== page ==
Nearly every media outlet reduced that, not unreasonably, to the headline: Maine governor: The 'enemy' is people of color.

Paul LePage is the governor of a fairly small state, and neither he nor the state's two U.S. Senators are up for re-election this year. Meanwhile, Maine's four electoral votes are in Hillary Clinton's pocket. So, his incendiary rhetoric will have no direct impact on 2016. However, the more that he and other prominent Republicans say Trump-like things (particularly misunderstanding the word "racist" at the same time Trump misuses the word "bigot"), the harder it will be for the GOP to shake the perception that The Donald represents who they really are, as opposed to being an anomaly. (Z)

Today's Presidential Polls

In a new Mason Dixon poll of Florida, Clinton is ahead of Trump by 2 points but the map shows it as a tie? How come? Because our algorithm averages the most recent week of polls to get a more accurate value, and on Thursday we had another poll, with Trump 2 points ahead of Clinton. Hence the tie on the map and on the averages page, tipping-point page, and all the others that use the data. (V)

State Clinton Trump Johnson Start End Pollster
Florida 44% 42% 6% Aug 22 Aug 24 Mason Dixon

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---The Votemaster and Zenger
Aug26 Trump's Pitch To Black Voters Is Really to White Voters
Aug26 Clinton's Alt-Right Speech Also Aimed at Wavering Republicans
Aug26 More Republicans Are Registering to Vote than Democrats
Aug26 Clinton Raised $19 Million in Three Days
Aug26 Majority of Republicans Say Trump Should Release His Tax Returns
Aug26 Trump Under Attack for Immigration Flip-Flopping
Aug26 Trump Still Ignoring Data Operation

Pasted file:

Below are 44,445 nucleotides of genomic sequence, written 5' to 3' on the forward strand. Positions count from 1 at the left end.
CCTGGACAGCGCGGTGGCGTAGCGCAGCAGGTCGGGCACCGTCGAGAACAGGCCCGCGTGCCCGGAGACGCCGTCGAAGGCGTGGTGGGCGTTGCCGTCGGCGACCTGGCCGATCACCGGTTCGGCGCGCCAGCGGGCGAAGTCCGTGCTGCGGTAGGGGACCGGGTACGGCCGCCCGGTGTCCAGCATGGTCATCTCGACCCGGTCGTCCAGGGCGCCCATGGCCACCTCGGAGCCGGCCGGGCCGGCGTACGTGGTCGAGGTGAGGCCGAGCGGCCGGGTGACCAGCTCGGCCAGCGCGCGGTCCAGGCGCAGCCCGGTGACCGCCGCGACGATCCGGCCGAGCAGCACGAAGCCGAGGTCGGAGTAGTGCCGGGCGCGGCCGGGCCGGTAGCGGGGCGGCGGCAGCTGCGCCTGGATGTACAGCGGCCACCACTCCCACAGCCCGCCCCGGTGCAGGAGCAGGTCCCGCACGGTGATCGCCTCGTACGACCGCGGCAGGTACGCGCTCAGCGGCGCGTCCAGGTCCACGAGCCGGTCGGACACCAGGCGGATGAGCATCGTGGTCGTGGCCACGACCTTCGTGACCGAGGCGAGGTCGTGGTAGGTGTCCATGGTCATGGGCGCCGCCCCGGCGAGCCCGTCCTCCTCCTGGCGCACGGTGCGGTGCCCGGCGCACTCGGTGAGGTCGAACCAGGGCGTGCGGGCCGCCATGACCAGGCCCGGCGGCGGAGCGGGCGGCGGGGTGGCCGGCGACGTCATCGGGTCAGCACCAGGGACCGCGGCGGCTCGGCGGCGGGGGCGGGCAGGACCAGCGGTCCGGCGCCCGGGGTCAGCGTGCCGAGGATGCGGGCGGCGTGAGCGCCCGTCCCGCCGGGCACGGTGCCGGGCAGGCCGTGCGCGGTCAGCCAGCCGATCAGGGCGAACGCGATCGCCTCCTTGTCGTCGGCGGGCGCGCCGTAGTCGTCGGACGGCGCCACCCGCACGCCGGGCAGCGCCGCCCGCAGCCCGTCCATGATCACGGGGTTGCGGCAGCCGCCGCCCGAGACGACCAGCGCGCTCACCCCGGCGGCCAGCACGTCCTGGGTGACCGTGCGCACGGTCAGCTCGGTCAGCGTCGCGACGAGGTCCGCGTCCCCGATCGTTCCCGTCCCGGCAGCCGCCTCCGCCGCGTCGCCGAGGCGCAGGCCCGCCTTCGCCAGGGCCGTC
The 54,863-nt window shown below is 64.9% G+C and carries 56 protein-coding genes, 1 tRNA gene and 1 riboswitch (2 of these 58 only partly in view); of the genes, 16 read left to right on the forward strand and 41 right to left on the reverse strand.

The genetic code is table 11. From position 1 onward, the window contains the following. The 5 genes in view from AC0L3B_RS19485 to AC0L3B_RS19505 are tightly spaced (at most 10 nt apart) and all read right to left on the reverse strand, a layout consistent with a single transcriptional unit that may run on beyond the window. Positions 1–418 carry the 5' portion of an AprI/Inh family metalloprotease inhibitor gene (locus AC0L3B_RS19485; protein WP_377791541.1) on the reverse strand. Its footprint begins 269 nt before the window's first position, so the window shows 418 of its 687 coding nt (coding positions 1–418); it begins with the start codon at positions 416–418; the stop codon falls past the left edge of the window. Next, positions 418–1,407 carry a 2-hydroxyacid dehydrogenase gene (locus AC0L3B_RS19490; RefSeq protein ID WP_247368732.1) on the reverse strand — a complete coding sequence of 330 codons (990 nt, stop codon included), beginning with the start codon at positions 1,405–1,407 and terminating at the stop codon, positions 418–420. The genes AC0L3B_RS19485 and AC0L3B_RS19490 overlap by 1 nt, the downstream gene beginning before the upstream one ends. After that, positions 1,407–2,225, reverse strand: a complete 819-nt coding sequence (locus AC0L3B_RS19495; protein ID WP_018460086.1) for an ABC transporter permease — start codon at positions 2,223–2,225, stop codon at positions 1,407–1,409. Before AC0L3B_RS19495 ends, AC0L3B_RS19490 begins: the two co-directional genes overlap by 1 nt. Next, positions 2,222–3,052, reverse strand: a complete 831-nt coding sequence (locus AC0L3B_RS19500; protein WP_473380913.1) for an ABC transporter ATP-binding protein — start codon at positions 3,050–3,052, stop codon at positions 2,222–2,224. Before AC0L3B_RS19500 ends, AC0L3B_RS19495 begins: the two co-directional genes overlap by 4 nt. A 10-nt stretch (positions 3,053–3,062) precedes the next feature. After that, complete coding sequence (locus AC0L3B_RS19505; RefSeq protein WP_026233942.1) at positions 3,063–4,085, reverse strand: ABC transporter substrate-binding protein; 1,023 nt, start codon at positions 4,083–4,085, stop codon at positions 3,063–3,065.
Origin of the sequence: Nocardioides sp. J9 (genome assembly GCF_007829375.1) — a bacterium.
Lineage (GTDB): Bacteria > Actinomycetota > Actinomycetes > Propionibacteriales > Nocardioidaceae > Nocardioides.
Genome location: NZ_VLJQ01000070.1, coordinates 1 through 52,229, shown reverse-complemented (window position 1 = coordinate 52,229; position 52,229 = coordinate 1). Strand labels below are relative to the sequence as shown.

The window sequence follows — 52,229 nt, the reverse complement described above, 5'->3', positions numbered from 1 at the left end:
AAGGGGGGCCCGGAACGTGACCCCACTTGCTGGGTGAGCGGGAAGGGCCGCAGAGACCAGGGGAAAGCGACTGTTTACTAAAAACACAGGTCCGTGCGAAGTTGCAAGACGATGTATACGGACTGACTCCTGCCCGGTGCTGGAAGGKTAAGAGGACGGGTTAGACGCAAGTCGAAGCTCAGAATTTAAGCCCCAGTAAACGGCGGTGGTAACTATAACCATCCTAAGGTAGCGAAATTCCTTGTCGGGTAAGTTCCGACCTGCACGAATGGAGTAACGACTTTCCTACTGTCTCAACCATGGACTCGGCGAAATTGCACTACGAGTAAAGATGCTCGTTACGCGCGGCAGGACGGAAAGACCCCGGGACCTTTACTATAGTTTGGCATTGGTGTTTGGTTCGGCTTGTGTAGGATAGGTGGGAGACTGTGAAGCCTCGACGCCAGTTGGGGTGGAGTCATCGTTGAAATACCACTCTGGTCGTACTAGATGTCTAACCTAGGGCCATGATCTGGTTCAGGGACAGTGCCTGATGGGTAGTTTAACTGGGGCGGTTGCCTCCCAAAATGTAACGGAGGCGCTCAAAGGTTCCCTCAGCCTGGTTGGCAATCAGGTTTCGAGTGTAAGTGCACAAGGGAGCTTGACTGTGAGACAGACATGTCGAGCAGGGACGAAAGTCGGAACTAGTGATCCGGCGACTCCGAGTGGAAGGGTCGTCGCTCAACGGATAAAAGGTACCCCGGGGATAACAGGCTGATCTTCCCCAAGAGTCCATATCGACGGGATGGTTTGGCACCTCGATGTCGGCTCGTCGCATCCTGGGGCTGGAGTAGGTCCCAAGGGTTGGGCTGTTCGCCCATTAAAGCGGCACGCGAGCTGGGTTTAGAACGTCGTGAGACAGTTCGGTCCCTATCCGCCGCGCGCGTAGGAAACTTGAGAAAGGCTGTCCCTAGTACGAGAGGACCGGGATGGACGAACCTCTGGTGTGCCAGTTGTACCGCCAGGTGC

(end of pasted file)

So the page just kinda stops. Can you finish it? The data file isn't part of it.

Aug26 Bannon Once Charged with Domestic Violence
Aug26 Facebook Targets Users Based on Their Political Views
Aug26 Trump Makes Minnesota Ballot
Aug26 McMullin on the Ballot in Six States
Aug25 New Feature: State Polling Averages in One Page
Aug25 Trump Is Pulling a Wright
Aug25 Trump Is Making Red States More Competitive
Aug25 Republican Culture vs. Democratic Culture
Aug25 Trump's Position on Immigration Keeps Evolving
Aug25 Are There Really a Large Number of New Republican Voters?
Aug25 Sanders' New Group Is Fighting with Itself
Aug25 What Is the Deal with the Clinton Foundation?
Aug25 Ninety-nine Senators Incensed About EpiPen Price Jump
Aug25 New Feature: State Pollong Averages in One Page
Aug25 Trump Is Pulling a Wright
Aug25 Trump Is Making Red States More Competitive
Aug25 Republican Culture vs. Democratic Culture
Aug25 Trump's Position on Immigration Keeps Evolving
Aug25 Are There Really a Large Number of New Republican Voters?
Aug25 Sanders' New Group Is Fighting with Itself
Aug25 What Is the Deal with the Clinton Foundation?
Aug25 Ninety-nine Senators Incensed About EpiPen Price Jump
Aug24 New Clinton Email Dump Shows That Clinton Foundation Donors Bought Access
Aug24 Assessing Trump's New I'm Not a Racist Strategy
Aug24 Trump Emphasizes the Supreme Court in His Campaign Speeches
Aug24 Appeals Court Rules for the Republicans in Voting Case
Aug24 California May Scrap In-Person Voting
Aug24 Both Candidates' Health a Mystery
Aug24 Get Ready for a Decade of Divided Government
Aug24 Priebus Predicts Trump Will Catch Clinton in Two Weeks
Aug24 Could Trump Start a TV Network If He Loses?
Aug24 Trump's Latest FEC Filing Has Some Interesting Items
Aug24 Jill Stein: The Trump of the Progressive Movement?
Aug23 More Clinton Emails Discovered
Aug23 Trump's Immigration Speech Postponed
Aug23 Will the Presidential Winner Have Coattails?
Aug23 Top RNC Strategist Will Help Trump
Aug23 Both Candidates Prefer Secret Fundraisers
Aug23 Clinton Goes to California
Aug23 Blue Wall Is Getting Taller
Aug23 Trump May Not Concede If He Loses
Aug23 Trump Goes Where He Won't Be Outfoxed
Aug23 Twelve-year-old Boy Running Trump's Campaign in Key Colorado County